A Fatherless Son ... (Cont.)

October 23, 2017

 

Pounded Yam and Okra Soup

 

 

When Nwike walked into the kitchen, grandma was about to start peeling the tubers of yam she needed to prepare Grandpa's favourite meal of pounded yam and okra soup. The kitchen was filled with the aroma of crayfish mixed with dry pepper and stockfish. She always added those ingredients right after she had poured a little bit of palm oil into her pot of soup. She handed Nwike a handful of vegetable leaves to slice and went outside to throw out the water she used for washing the goat meat she had purchased from the local market. Her kitchen didn't have a sink so every dirty water had to be thrown out at the backyard.

 

Grandma's kitchen wasn't big or modern. It was about 32m² and was right next to the two small spaces the family used as a toilet and a bathroom. It wasn't a modern kitchen so there was no sink or a kitchen cabinet. There was a small table used as a platform to lift the kitchen stove grandma used for cooking. Directly opposite the entrance was a gas cooker with an empty orange coloured cylinder. Gas was pretty expensive in Nigeria and only the rich used gas cookers everyday. This was the reason why grandma only filled up her gas cylinder on special occasions like a birthday or a traditional/religious festival where she had to host a lot of people and cook for a large group.

 

When she walked back into the kitchen, she looked around to make sure there were no kitchen knives or pots lying around on the floor. She picked up the grater and turned to see if Nwike was done with slicing the vegetables. She took it from him when she wasn't satisfied with what he was doing and sat down on a small stool to slice the remaining vegetables. Grandma loved cooking with the locally grown spinach. A perennial herb local to West Africa and grown a lot in the South-South region of Nigeria, this vegetable can be quite cheap and in great abundance during the rainy season but a little hard to find in the dry season.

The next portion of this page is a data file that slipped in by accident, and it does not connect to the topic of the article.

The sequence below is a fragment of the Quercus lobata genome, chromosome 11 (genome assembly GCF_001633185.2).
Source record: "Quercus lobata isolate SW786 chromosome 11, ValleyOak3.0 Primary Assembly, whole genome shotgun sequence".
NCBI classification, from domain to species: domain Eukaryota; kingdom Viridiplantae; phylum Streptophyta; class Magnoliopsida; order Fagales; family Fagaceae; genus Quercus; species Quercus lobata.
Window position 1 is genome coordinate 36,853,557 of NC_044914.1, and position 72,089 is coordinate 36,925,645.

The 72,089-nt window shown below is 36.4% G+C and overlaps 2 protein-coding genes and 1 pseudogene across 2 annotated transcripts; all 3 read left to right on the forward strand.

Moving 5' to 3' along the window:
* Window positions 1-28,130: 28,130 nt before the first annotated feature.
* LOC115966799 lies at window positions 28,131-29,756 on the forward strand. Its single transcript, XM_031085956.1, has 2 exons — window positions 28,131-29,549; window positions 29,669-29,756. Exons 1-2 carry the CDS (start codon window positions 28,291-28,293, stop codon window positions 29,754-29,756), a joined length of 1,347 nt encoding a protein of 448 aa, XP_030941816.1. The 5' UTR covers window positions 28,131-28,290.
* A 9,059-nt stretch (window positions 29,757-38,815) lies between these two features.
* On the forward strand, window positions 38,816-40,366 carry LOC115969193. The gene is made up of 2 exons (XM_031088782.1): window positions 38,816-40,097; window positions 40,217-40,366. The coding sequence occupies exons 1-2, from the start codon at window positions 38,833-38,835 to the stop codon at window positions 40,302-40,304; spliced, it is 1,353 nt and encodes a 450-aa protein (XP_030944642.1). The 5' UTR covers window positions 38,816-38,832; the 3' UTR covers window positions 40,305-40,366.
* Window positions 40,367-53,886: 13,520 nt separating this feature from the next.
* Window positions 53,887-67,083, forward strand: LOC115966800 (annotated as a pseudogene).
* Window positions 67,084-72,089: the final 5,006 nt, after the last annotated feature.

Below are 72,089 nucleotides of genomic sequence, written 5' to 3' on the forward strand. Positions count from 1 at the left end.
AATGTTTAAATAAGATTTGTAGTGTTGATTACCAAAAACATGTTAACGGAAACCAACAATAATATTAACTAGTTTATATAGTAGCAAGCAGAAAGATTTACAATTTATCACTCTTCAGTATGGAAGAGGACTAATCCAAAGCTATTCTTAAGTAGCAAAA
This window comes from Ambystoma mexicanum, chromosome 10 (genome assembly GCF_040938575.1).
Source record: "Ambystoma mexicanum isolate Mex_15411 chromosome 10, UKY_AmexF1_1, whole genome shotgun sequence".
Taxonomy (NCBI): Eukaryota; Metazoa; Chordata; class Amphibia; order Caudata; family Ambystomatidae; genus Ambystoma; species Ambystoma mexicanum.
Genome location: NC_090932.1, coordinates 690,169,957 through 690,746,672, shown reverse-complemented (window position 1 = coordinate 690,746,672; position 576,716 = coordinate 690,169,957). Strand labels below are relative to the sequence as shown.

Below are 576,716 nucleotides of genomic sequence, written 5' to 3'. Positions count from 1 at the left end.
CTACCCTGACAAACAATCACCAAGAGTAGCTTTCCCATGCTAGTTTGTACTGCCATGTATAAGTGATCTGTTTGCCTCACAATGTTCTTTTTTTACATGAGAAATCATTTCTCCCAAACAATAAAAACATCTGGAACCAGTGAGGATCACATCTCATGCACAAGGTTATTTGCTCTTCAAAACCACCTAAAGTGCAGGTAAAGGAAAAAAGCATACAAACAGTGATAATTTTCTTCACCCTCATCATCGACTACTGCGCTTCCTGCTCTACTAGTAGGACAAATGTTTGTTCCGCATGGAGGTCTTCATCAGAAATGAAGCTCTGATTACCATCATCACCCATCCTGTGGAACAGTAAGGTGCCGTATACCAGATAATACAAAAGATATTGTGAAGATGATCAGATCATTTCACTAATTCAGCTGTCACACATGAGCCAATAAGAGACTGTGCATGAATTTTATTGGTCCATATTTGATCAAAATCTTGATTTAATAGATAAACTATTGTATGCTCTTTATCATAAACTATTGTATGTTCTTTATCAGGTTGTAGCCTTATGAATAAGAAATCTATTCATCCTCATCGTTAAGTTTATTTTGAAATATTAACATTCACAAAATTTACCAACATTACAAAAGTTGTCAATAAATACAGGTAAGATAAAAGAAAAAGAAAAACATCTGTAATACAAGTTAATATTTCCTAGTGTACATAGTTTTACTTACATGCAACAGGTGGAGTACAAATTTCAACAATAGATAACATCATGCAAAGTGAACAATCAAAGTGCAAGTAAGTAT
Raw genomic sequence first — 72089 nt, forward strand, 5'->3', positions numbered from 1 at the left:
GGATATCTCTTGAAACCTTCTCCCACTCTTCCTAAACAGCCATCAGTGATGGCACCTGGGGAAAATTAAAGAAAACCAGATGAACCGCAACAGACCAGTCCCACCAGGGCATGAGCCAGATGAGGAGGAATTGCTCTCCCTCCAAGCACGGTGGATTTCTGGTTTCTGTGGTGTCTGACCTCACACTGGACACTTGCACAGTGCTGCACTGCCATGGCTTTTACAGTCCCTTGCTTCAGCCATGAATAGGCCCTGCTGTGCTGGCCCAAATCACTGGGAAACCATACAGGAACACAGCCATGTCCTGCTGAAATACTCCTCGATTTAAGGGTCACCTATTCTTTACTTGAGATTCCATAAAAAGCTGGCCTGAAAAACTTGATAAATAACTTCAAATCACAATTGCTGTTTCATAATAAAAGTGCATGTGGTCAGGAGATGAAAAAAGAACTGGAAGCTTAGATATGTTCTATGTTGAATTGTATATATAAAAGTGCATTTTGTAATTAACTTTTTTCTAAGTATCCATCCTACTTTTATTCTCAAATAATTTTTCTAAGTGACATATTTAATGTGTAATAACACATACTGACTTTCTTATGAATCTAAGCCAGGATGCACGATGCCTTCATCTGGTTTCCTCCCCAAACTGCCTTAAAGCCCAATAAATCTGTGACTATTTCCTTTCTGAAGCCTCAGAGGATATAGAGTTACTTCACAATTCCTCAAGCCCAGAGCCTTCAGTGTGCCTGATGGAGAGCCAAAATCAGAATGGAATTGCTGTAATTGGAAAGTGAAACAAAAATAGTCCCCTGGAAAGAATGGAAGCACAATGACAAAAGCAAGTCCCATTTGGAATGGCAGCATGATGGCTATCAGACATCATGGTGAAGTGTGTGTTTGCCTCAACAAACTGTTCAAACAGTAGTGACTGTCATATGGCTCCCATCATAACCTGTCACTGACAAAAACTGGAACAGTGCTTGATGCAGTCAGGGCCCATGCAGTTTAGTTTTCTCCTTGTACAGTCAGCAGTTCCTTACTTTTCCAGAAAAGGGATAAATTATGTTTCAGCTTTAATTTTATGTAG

Nwike rose up to the kitchen table and opened up the pot containing the white yam grandma had peeled. It was boiling away and due to the heat, the lid couldn't stay on-top of the pot. Grandma had cut the yam tubers into very small cubes and he picked up a fork to quickly check if the yam cubes were now soft and ready to be pounded.

 

Pounding yam in Nigeria is an activity that requires strength as much as it requires precision. Strength because it is hard work and precision because you have to make sure there are no white yam seeds when you're done pounding. Nwike brought out the old mortar and pestle and washed them with water. He had to make sure there were neither germs or particles of sand on the mortar as they could come in contact with the yam he was about to pound and grandma wouldn't like that. When he was done with washing the mortar and pestle, he picked up an old hand-towel and used it to lift the pot (by the handles) from the stove and down to the kitchen floor. He grabbed a fork and a small stool and then sat down to start pounding. He picked the yam cubes with his fork, transferred them into the mortar and then pounded with the pestle until the yam cubes were totally seedless and mouldable. He had saved a little bit of water from the pot used for cooking the yam cubes. Sometimes the yam can dry up and become strong while pounding and adding a little water can not only soften it but also make it smoother and easier to digest.

 

When Nwike was done with pounding, he was all covered in sweat. He had to dry his face with his shirt so his sweat wouldn't fall into the pounded yam in the mortar. He stood up to go take a bath while grandma started moulding the pounded yam into large balls and serving them on plates.

 

 

As Nwike picked up a small bucket to fetch some water for a quick bath, he could hear his sisters rushing into the house for dinner. He smiled because he knew how grandma never had to call out to them when dinner was ready and they were playing outside. Her cooking was the best and whenever she started cooking, they would sometimes help her out with chores all around the kitchen and when she was finally done, they could never wait to dig in. He thought about how much he loved pounded yam and Okra soup and he could immediately feel his mouth water as he took a quick glance at the steam rising from the pot of Okra soup on the stove. The day had been a good one after all.

 

... To be continued next week.

 

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